In the four trials comprising the first laboratory settlement experiment in September 2010, a 15-minute recording of dusk-time oyster reef sound was played continuously as the sound treatment. The 15-minute reef sound-clip was selected from a September recording of the West Bay oyster reserve on a new moon, contained no anthropogenic noise, and was typical of reef sounds recorded within Pamlico Sound reef habitats. For the second set of laboratory experiments in July and August 2011, in which both reef and off-reef sound treatments were applied, pairs of simultaneously recorded audio clips were used in each trial. The recordings used in the five trials of experiment 2a were 15-minute samples from recordings made at the West Bay oyster reef and off-reef sites at dusk in July 2010. To avoid concerns of pseudoreplication associated with the use of a single recording in experimental playback experiments , several candidate recordings were selected from multiple oyster reserves for use in experiment 2b. Three 15-minute July recordings, two from the West Bay reserve and one from the Crab Hole reserve, were each used in three of the 9 trials. Recordings from these times were selected for treatments to match the timing of each lab experiment and also because oyster settlement typically occurs between mid-June to late-September in the Southeastern United States, with peaks often occurring in early July and September .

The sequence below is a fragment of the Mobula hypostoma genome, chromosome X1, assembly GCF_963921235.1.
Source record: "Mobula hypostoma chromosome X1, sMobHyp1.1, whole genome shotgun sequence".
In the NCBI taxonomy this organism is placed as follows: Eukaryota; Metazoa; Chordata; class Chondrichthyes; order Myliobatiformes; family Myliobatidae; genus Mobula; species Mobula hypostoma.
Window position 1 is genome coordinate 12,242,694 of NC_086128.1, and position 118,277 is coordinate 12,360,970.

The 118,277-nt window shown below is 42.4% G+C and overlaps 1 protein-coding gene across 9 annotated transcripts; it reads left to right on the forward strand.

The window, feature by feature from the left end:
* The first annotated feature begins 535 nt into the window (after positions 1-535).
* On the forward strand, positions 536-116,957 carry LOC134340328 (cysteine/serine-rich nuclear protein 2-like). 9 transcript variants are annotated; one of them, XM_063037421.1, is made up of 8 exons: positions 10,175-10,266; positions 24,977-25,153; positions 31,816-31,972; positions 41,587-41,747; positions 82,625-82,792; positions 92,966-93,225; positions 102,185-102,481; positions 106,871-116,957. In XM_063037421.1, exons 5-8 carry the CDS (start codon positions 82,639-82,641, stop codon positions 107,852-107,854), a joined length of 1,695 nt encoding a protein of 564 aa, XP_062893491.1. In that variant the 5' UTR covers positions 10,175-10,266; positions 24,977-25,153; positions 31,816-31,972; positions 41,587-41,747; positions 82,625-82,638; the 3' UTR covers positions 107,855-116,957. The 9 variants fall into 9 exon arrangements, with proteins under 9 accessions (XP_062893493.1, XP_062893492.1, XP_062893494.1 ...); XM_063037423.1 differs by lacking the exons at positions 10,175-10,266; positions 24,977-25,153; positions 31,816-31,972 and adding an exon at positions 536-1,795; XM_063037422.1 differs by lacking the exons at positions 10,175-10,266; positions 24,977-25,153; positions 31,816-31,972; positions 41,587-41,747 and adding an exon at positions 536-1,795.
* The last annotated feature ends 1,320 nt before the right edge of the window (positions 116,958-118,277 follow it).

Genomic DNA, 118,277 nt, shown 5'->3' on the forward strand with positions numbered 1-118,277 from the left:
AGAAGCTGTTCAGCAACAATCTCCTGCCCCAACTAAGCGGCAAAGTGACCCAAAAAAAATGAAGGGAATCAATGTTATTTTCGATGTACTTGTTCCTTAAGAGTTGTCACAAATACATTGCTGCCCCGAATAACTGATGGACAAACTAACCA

Prior to the start of experimental trials, in-tank recordings using a calibrated omni-directional hydrophone (Sensor Technology SQ26-08) and digital recorder (M-Audio Microtrack II) were used to adjust the speaker levels in sound treatments to reflect typical oyster reef or off-reef sound pressure levels, and to the degree possible, match the acoustic spectrum of the original recordings. For these calibrations, the hydrophone was placed just below the water surface where the experimental jars used in trials were located. Hydrophone recording in the no sound (control) tanks also confirmed the absence of substantial noise from these treatments. Additional measurements of particle motion were made after the experiments were concluded to ensure that the total acceleration during the playbacks approximated far-field conditions. Particle acceleration measurements were made following the methods of Glade  and others , , , using the pressure gradient measured between two closely space Brüel and Kjaer (B&K) 8103 miniature hydrophones (sensitivity of ± 1 dB re 1V/μPa over the 0.1 Hz to 20 kHz frequency range). The hydrophones were mounted with a 2.0 cm vertical separation near the top of the tank and recorded digitally with a single B&K LAN-XI Notar system. At high frequencies, as the acoustic wavelength becomes small compared to the hydrophone separation, this method of measuring sound intensity becomes increasingly biased . We therefore limited the frequency bandwidth of our acceleration measurements to the range of 0.1–6 kHz.